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Interactions between agricultural adaptations to climate change and vector-borne disease

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  • Full or part time
    Dr F Hawkes
  • Application Deadline
    No more applications being accepted
  • Funded PhD Project (Students Worldwide)
    Funded PhD Project (Students Worldwide)

Project Description

This PhD project will explore how proposed and/or practiced agricultural adaptations to climate change in Tanzania may impact on the ecology and biology of insect vectors of disease and, ultimately, disease risk. The project will focus on mosquitoes as the primary vectors of malaria and other neglected arboviruses and rice cultivation as an area of agricultural growth that is closely associated with climate dependencies, particularly water availability, and established interactions with mosquito populations through the provision of larval habitats.
For many people in developing countries, subsistence and commercial agriculture are essential cornerstones of food security, health and nutrition, and income generation. These communities are often disproportionately affected by the burden of a range of insect-borne diseases, including malaria, which ultimately impact on their ability to engage in farming activities. Added to these issues are the potential impacts of global climate change. Agricultural adaptation and mitigation strategies to climate change will be necessary to ensure future food security. However, there are intimate links between agricultural practices and vector ecology. It is therefore essential that agricultural strategies developed in response to climate change do not exacerbate the risk from mosquito-borne diseases, and malaria in particular. This PhD project will address the important interactions between agriculture, climate change and vector-borne disease, with a focus on Tanzania. Approximately 93% of the mainland population of Tanzania live in active malaria transmission areas, and agricultural strategies such as the climate smart system of rice intensification (SRI) are actively promoted alongside the Government’s ambition for Tanzania to become a net exporter of rice.
There is some flexibility in developing the project, however the student is expected to focus on the outline research areas below, which include, but are not limited to:
• Characterization of biotic and abiotic features relevant to mosquito ecology of different rice cultivation systems (e.g. traditional rain-fed cultivation, climate smart SRI rain-fed cultivation, and climate smart SRI irrigated cultivation).
• Comparative study of mosquito fauna in different rice cultivation systems (e.g. abundance, species composition, Plasmodium infection status, presence of insecticide resistance alleles).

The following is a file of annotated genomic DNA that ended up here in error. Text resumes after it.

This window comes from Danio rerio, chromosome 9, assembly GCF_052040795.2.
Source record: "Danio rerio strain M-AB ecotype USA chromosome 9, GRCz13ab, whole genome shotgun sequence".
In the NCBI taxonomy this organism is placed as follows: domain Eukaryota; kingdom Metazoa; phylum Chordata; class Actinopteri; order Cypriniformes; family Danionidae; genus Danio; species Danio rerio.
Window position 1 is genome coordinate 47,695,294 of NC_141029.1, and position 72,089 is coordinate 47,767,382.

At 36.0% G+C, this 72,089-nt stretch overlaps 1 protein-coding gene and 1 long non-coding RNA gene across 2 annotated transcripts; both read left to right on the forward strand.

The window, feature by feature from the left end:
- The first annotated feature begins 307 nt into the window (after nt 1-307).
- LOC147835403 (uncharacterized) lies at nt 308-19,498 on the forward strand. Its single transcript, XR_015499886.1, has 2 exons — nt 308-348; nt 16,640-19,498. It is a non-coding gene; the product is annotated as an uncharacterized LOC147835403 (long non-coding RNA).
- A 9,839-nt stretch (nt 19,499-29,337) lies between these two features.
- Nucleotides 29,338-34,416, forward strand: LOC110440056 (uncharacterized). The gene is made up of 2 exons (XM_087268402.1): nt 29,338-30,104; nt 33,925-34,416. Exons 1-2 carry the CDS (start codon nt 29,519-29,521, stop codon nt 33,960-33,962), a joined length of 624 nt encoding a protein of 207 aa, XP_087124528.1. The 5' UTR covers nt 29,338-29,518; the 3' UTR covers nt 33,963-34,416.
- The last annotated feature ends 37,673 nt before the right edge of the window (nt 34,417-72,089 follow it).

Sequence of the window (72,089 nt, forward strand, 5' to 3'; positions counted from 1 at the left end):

• Laboratory and semi-field experiments on the influence of climate-adapted agricultural practices (e.g. water regimes, natural and artificial fertilizer inputs) on the quality of aquatic habitats for malaria mosquitoes, including life history, fitness traits, natural predator abundance, and potential impact of these parameters on entomological inoculation rates.
• Longitudinal study of mosquito vector and malaria transmission dynamics in communities adjacent to different rice cultivation areas.

For further information please contact the supervisor: Dr Frances Hawkes ([Email Address Removed])

Bursary available (subject to satisfactory performance):
Year 1: £15,009 Year 2: In line with UKRI rate Year 3: In line with UKRI rate
Scholarships are available for three years, full-time study from the date scholars first register as an MPhil/PhD student with the university. The successful candidate will receive a waiver for tuition fees for the duration of their three-year scholarship. Students may be liable for tuition fees after this period. Applicants must meet the programme entry requirements.
For additional information about the scholarship please go to: https://www.gre.ac.uk/research/study/research-studentships-and-scholarships

Please read this information before making an application. Applications need to be made online via https://www.gre.ac.uk/research/study/apply/application-process. No other form of application will be considered.

All applications must include the following information. Applications not containing these documents will not be considered.
• In the first part of the application select the following: Agriculture, Health and Environment (MPhil/PhD)

• Scholarship Reference Number (Ref) – included in the personal statement section together with your personal statement as to why you are applying

• a CV including 2 referees *

• academic qualification certificates/transcripts and IELTs/English Language certificate if you are an international applicant or if English is not your first language or you are from a country where English is not the majority spoken language as defined by the UK Border Agency *

*upload to the qualification section of the application form. Attachments need to be in PDF format.

The closing date for applications is midnight (UTC) on 10 November 2019
The scholarship must commence before 6 January 2020.

Related Subjects

How good is research at University of Greenwich in Agriculture, Veterinary and Food Science?

FTE Category A staff submitted: 23.50

Research output data provided by the Research Excellence Framework (REF)

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